In other ways, too, the former congressman's history of conservatism is exceptionally selective. Until the second Bush administration, he argues, "conservatives had always understood that a president had no more right to simply disobey the law than does the guy who cleans the windshield at the local filling station." He forgets how the right greeted Oliver North as its rock and redeemer in 1987 for unashamedly circumventing a law -- the Boland Amendment, banning U.S. funding for the Nicaraguan Contras -- that Edwards praises in this book as an admirable instance of the First Branch exerting its Constitutional power of the purse.
Similarly, Edwards claims that until recently "the most prominent supporters of the line-item veto had been liberal Democrats." He admits that Ronald Reagan also sought the power to strike individual spending items appropriated by Congress. But he argues that Reagan (whom conservatives, whatever else they may disagree about, almost universally consider to have been conservatism incarnate) was only bluffing: "In effect, proposing a line-item veto was a public relations stunt."
Such solecisms cannot survive the Internet age. Using the Proquest Historical Newspapers database, I quickly checked every instance in this newspaper in which someone proposed a federal line-item veto going back to the notion's debut in 1967. I found not a single liberal Democrat. I found, on the other hand, plenty of articles in the 1970s about then-Gov. Reagan's delight in exercising line-item veto power in California -- and, later, Republican after Republican proposing to give him that same power as president. It was, to be sure, a debate among conservatives, not a doctrine: "One of the few proposals rejected," ran a dispatch from a May 1981 conference of Republican officials, "was the suggestion by Gov. Christopher Bond" -- the conservative governor of Missouri -- "that the Constitution be amended to give the president line-item veto authority on appropriation bills." The Post article goes on to chalk up that defeat to the insistent opposition of a congressman named . . . Mickey Edwards.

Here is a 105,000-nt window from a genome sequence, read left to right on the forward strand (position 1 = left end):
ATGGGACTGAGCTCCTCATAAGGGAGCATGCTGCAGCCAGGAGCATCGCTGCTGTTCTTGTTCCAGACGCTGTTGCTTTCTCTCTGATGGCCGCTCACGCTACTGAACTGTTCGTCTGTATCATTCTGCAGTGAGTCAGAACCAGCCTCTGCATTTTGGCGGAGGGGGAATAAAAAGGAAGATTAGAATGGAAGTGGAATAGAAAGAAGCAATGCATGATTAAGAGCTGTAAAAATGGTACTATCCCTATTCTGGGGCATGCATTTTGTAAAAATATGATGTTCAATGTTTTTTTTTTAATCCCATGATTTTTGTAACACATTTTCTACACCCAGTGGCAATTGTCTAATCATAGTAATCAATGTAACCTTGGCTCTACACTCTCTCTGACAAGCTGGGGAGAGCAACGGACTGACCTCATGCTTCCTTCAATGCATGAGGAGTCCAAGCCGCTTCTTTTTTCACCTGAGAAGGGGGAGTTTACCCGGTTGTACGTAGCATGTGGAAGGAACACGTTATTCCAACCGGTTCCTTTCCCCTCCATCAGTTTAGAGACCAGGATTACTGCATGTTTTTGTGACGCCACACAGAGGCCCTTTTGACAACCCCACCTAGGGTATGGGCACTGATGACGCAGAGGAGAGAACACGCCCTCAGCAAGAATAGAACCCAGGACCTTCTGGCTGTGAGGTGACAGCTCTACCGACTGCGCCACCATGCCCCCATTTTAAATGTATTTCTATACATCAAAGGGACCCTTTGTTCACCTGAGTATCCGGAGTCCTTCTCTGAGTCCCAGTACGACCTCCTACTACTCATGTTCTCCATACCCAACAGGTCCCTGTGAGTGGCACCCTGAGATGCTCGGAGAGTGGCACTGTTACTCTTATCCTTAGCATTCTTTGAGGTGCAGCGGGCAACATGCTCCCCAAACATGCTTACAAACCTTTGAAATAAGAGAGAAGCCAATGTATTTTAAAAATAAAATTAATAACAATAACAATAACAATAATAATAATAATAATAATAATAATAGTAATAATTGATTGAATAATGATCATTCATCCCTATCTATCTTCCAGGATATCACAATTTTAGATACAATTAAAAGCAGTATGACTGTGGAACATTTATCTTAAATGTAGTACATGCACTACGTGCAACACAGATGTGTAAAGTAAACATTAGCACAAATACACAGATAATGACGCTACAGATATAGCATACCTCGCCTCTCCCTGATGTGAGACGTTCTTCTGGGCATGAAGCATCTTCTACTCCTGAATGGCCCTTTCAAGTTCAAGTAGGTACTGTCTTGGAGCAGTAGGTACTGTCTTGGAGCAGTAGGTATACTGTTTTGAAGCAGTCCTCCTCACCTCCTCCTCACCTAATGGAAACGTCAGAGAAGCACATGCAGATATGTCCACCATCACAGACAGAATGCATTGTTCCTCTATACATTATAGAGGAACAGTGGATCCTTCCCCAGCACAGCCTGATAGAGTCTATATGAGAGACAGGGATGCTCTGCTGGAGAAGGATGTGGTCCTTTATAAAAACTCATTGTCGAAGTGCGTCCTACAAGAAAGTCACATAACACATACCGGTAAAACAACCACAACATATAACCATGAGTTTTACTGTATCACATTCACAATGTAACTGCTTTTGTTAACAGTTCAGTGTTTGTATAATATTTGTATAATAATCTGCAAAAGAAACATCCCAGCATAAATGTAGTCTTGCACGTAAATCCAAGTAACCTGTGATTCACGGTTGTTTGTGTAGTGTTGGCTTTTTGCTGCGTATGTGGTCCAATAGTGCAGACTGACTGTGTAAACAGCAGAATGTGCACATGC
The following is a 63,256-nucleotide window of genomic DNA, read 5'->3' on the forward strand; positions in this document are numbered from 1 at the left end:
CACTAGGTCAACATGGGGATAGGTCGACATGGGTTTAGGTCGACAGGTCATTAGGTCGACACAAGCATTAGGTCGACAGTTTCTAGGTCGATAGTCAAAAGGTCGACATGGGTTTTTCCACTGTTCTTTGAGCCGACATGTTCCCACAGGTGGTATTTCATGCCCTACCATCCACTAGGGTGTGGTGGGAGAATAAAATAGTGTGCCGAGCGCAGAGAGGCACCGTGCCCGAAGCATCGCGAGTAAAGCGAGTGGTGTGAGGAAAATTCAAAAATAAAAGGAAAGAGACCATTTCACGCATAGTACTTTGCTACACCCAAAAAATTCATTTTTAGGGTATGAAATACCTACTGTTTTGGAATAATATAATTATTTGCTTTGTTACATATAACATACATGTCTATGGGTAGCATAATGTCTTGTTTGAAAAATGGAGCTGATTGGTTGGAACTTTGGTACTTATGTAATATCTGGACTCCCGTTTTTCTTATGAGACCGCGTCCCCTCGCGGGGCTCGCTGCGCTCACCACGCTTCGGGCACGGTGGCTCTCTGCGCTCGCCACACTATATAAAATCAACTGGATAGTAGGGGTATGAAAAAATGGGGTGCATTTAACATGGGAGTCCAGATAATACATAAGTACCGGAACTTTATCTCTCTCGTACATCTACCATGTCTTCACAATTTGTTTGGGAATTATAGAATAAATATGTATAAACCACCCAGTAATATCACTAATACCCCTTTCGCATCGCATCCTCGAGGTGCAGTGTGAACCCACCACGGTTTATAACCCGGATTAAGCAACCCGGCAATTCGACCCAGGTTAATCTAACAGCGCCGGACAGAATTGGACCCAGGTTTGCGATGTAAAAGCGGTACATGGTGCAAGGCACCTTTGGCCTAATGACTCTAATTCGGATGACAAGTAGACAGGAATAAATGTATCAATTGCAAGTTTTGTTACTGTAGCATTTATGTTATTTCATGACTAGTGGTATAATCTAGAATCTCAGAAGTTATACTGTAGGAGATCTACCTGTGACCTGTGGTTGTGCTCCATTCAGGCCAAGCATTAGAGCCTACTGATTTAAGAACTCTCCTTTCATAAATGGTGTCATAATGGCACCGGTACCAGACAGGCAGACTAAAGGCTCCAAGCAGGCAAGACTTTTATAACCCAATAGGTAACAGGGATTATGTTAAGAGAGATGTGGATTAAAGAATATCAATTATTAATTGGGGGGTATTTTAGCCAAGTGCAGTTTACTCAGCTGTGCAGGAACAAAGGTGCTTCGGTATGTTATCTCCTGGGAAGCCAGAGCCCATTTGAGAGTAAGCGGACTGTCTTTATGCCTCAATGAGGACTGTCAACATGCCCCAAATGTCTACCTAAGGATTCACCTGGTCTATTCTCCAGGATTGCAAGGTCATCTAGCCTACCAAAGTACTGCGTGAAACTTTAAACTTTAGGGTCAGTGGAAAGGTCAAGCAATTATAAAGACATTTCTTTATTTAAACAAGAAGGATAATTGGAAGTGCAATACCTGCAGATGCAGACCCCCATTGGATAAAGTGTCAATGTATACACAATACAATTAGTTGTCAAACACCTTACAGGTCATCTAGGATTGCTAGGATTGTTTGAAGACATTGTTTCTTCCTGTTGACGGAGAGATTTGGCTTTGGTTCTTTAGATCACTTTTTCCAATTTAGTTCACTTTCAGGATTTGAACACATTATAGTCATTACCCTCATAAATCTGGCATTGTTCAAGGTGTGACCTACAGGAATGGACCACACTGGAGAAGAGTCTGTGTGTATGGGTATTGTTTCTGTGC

Edwards has always been consistent. But one of the things he's been consistent about is defining his own heartfelt but rather idiosyncratic brand of proceduralist conservatism as conservatism, tout court.
So what is conservatism, truly? Any definition surely must begin with the presumption that conservatism is what people who identify themselves as conservatives habitually do. It also must not exclude conservatives' consistent visions of what a well-ordered society should look like -- which is why you simply can't erase patriotism, religion and reverence for authority from the equation.
Edwards likes quoting popular culture. In closing, so shall I. As Bob Dylan sang, "It ain't me, babe": That's the story every conservative "reclaimer" is telling after six years of government by executive, legislative and judicial branches dominated by self-described conservatives. ·
Rick Perlstein is the author, most recently, of "Nixonland: The Rise of a President and the Fracturing of the Nation."